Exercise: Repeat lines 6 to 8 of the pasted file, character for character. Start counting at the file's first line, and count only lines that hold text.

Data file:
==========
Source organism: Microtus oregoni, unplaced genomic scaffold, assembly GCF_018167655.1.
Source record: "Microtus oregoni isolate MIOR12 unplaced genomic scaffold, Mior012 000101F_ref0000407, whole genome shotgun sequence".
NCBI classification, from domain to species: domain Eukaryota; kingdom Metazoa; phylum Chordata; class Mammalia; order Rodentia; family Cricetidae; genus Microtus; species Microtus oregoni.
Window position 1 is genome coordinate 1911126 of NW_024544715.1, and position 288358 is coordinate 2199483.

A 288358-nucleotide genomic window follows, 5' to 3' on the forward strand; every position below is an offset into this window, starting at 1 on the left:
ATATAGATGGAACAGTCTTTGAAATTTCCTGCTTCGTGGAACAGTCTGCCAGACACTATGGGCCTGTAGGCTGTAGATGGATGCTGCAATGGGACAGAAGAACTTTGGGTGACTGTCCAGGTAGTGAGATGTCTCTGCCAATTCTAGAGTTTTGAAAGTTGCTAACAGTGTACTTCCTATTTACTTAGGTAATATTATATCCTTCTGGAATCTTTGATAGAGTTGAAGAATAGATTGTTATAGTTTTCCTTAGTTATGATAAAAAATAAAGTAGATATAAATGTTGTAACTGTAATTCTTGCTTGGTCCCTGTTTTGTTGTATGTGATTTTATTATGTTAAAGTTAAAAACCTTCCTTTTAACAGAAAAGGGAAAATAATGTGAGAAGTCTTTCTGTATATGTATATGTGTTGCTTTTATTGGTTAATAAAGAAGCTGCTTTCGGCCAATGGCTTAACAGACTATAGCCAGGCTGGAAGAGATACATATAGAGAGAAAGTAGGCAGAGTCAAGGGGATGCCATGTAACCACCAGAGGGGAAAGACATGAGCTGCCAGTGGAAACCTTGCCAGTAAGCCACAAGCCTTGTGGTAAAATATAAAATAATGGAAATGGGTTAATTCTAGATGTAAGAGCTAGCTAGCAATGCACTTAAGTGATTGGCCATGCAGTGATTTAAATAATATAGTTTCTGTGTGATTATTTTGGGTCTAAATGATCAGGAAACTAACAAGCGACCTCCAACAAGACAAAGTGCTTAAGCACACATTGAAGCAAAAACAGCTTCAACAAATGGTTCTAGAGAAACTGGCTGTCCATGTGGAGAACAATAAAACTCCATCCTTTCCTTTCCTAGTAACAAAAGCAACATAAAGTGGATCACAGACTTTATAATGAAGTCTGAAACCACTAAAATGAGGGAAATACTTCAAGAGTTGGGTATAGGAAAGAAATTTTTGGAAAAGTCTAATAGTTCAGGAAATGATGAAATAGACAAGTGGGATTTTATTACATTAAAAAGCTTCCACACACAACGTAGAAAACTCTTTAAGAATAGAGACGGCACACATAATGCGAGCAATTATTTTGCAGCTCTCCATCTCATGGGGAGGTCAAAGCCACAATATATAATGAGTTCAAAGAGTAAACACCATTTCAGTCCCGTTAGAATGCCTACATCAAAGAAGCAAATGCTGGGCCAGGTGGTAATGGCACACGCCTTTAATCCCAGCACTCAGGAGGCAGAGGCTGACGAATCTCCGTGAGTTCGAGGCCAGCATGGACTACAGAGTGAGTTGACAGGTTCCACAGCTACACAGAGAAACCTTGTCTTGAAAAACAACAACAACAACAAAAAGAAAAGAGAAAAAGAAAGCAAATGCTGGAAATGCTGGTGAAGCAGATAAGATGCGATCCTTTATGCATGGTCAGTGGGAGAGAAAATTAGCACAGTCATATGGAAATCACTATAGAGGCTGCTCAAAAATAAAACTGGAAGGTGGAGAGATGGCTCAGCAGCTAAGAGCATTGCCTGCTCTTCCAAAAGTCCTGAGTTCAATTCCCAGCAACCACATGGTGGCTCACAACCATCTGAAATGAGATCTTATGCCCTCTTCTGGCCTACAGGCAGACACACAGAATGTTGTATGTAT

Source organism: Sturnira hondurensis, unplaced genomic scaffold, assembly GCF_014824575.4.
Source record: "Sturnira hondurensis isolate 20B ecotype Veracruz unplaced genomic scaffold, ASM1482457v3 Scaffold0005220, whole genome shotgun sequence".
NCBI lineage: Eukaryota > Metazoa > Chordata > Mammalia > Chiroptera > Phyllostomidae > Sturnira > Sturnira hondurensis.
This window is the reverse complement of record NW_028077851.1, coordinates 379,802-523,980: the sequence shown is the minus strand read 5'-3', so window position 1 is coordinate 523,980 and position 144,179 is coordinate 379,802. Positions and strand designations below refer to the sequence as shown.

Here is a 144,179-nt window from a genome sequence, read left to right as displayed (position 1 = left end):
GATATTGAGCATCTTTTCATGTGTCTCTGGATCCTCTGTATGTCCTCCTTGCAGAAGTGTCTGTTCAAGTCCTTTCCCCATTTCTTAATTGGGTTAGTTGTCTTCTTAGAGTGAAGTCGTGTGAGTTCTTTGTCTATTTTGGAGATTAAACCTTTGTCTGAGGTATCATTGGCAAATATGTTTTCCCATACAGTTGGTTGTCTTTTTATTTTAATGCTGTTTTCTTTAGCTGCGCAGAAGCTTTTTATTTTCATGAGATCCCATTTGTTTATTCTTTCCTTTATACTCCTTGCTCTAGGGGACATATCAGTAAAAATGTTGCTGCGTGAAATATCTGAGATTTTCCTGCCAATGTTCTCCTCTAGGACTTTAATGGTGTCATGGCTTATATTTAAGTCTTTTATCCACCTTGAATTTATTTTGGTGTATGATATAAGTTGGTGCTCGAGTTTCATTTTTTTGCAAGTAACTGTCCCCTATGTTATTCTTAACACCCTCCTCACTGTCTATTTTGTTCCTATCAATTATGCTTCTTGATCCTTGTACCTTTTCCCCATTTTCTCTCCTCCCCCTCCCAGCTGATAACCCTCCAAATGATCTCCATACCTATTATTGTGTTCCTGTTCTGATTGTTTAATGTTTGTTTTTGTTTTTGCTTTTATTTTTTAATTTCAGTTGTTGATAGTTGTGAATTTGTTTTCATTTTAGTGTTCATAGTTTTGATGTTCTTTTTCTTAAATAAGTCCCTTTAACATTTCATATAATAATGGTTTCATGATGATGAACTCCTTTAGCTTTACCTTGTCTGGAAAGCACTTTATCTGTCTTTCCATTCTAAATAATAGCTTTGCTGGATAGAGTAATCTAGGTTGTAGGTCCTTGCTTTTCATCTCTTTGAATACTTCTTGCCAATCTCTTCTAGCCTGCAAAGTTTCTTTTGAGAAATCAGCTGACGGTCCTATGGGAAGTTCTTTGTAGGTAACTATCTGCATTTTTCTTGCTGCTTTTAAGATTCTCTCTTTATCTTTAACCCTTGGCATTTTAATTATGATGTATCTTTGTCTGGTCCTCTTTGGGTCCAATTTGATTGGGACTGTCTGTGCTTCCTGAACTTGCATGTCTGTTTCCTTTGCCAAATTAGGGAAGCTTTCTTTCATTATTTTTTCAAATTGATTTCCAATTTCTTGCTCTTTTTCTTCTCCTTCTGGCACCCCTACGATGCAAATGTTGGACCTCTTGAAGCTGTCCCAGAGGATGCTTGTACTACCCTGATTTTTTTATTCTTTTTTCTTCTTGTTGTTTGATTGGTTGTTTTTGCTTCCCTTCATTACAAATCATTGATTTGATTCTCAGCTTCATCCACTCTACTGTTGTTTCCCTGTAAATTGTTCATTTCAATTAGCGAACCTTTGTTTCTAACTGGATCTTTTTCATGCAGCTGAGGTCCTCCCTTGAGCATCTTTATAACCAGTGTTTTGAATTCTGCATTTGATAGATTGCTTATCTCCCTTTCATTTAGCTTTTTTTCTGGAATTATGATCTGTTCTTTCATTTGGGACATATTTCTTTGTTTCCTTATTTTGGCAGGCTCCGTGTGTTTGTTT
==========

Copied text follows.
ATATAGATGGAACAGTCTTTGAAATTTCCTGCTTCGTGGAACAGTCTGCCAGACACTATGGGCCTGTAGGCTGTAGATGGATGCTGCAATGGGACAGAAGAACTTTGGGTGACTGTCCAGGTAGTGAGATGTCTCTGCCAATTCTAGAGTTTTGAAAGTTGCTAACAGTGTACTTCCTATTTACTTAGGTAATATTATATCCTTCTGGAATCTTTGATAGAGTTGAAGAATAGATTGTTATAGTTTTCCTTAGTTATGATAAAAAATAAAGTAGATATAAATGTTGTAACTGTAATTCTTGCTTGGTCCCTGTTTTGTTGTATGTGATTTTATTATGTTAAAGTTAAAAACCTTCCTTTTAACAGAAAAGGGAAAATAATGTGAGAAGTCTTTCTGTATATGTATATGTGTTGCTTTTATTGGTTAATAAAGAAGCTGCTTTCGGCCAATGGCTTAACAGACTATAGCCAGGCTGGAAGAGATACATATAGAGAGAAAGTAGGCAGAGTCAAGGGGATGCCATGTAACCACCAGAGGGGAAAGACATGAGCTGCCAGTGGAAACCTTGCCAGTAAGCCACAAGCCTTGTGGTAAAATATAAAATAATGGAAATGGGTTAATTCTAGATGTAAGAGCTAGCTAGCAATGCACTTAAGTGATTGGCCATGCAGTGATTTAAATAATATAGTTTCTGTGTGATTATTTTGGGTCTAAATGATCAGGAAACTAACAAGCGACCTCCAACAAGACAAAGTGCTTAAGCACACATTGAAGCAAAAACAGCTTCAACAAATGGTTCTAGAGAAACTGGCTGTCCATGTGGAGAACAATAAAACTCCATCCTTTCCTTTCCTAGTAACAAAAGCAACATAAAGTGGATCACAGACTTTATAATGAAGTCTGAAACCACTAAAATGAGGGAAATACTTCAAGAGTTGGGTATAGGAAAGAAATTTTTGGAAAAGTCTAATAGTTCAGGAAATGATGAAATAGACAAGTGGGATTTTATTACATTAAAAAGCTTCCACACACAACGTAGAAAACTCTTTAAGAATAGAGACGGCACACATAATGCGAGCAATTATTTTGCAGCTCTCCATCTCATGGGGAGGTCAAAGCCACAATATATAATGAGTTCAAAGAGTAAACACCATTTCAGTCCCGTTAGAATGCCTACATCAAAGAAGCAAATGCTGGGCCAGGTGGTAATGGCACACGCCTTTAATCCCAGCACTCAGGAGGCAGAGGCTGACGAATCTCCGTGAGTTCGAGGCCAGCATGGACTACAGAGTGAGTTGACAGGTTCCACAGCTACACAGAGAAACCTTGTCTTGAAAAACAACAACAACAACAAAAAGAAAAGAGAAAAAGAAAGCAAATGCTGGAAATGCTGGTGAAGCAGATAAGATGCGATCCTTTATGCATGGTCAGTGGGAGAGAAAATTAGCACAGTCATATGGAAATCACTATAGAGGCTGCTCAAAAATAAAACTGGAAGGTGGAGAGATGGCTCAGCAGCTAAGAGCATTGCCTGCTCTTCCAAAAGTCCTGAGTTCAATTCCCAGCAACCACATGGTGGCTCACAACCATCTGAAATGAGATCTTATGCCCTCTTCTGGCCTACAGGCAGACACACAGAATGTTGTATGTAT

Source organism: Sturnira hondurensis, unplaced genomic scaffold, assembly GCF_014824575.4.
Source record: "Sturnira hondurensis isolate 20B ecotype Veracruz unplaced genomic scaffold, ASM1482457v3 Scaffold0005220, whole genome shotgun sequence".